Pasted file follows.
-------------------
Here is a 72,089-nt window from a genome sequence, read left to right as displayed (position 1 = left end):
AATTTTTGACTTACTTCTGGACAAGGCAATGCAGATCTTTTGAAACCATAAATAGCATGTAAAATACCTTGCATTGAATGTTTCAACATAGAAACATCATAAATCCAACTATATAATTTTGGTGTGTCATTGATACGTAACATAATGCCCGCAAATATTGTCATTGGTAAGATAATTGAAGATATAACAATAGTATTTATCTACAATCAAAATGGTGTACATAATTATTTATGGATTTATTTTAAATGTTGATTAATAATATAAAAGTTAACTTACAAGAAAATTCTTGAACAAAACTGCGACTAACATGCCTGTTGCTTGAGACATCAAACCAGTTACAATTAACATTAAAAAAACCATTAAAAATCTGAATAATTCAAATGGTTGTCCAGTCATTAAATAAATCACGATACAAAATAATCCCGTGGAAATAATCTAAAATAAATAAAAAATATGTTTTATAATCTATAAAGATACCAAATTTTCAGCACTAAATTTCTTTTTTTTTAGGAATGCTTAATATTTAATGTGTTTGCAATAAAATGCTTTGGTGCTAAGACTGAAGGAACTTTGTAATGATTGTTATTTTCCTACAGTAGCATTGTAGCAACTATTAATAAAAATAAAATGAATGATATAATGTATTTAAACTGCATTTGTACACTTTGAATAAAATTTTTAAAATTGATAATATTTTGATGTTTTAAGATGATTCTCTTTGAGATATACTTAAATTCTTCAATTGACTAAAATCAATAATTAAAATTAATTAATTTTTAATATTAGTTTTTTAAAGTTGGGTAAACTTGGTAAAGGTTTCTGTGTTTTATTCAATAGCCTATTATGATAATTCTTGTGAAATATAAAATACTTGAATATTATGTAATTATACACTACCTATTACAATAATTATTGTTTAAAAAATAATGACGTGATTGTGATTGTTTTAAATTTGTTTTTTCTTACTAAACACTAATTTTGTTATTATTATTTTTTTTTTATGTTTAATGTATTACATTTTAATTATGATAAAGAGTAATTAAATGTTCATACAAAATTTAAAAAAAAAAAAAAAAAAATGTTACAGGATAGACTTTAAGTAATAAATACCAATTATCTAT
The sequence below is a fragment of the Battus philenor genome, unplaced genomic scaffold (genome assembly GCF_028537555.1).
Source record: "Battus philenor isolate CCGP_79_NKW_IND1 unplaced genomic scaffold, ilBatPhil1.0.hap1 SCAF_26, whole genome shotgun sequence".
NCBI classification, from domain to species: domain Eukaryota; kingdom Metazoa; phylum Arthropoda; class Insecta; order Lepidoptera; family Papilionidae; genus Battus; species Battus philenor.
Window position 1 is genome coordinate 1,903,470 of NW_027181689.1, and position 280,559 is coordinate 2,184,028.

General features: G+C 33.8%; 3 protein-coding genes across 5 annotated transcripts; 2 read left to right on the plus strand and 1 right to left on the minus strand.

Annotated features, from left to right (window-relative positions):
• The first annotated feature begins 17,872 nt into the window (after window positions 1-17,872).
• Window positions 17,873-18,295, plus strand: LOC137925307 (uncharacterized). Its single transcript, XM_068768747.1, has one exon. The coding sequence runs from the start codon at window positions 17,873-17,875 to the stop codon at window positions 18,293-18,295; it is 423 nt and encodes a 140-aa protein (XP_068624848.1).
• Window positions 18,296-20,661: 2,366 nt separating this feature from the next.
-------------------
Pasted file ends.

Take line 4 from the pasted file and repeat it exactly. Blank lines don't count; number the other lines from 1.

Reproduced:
Source record: "Battus philenor isolate CCGP_79_NKW_IND1 unplaced genomic scaffold, ilBatPhil1.0.hap1 SCAF_26, whole genome shotgun sequence".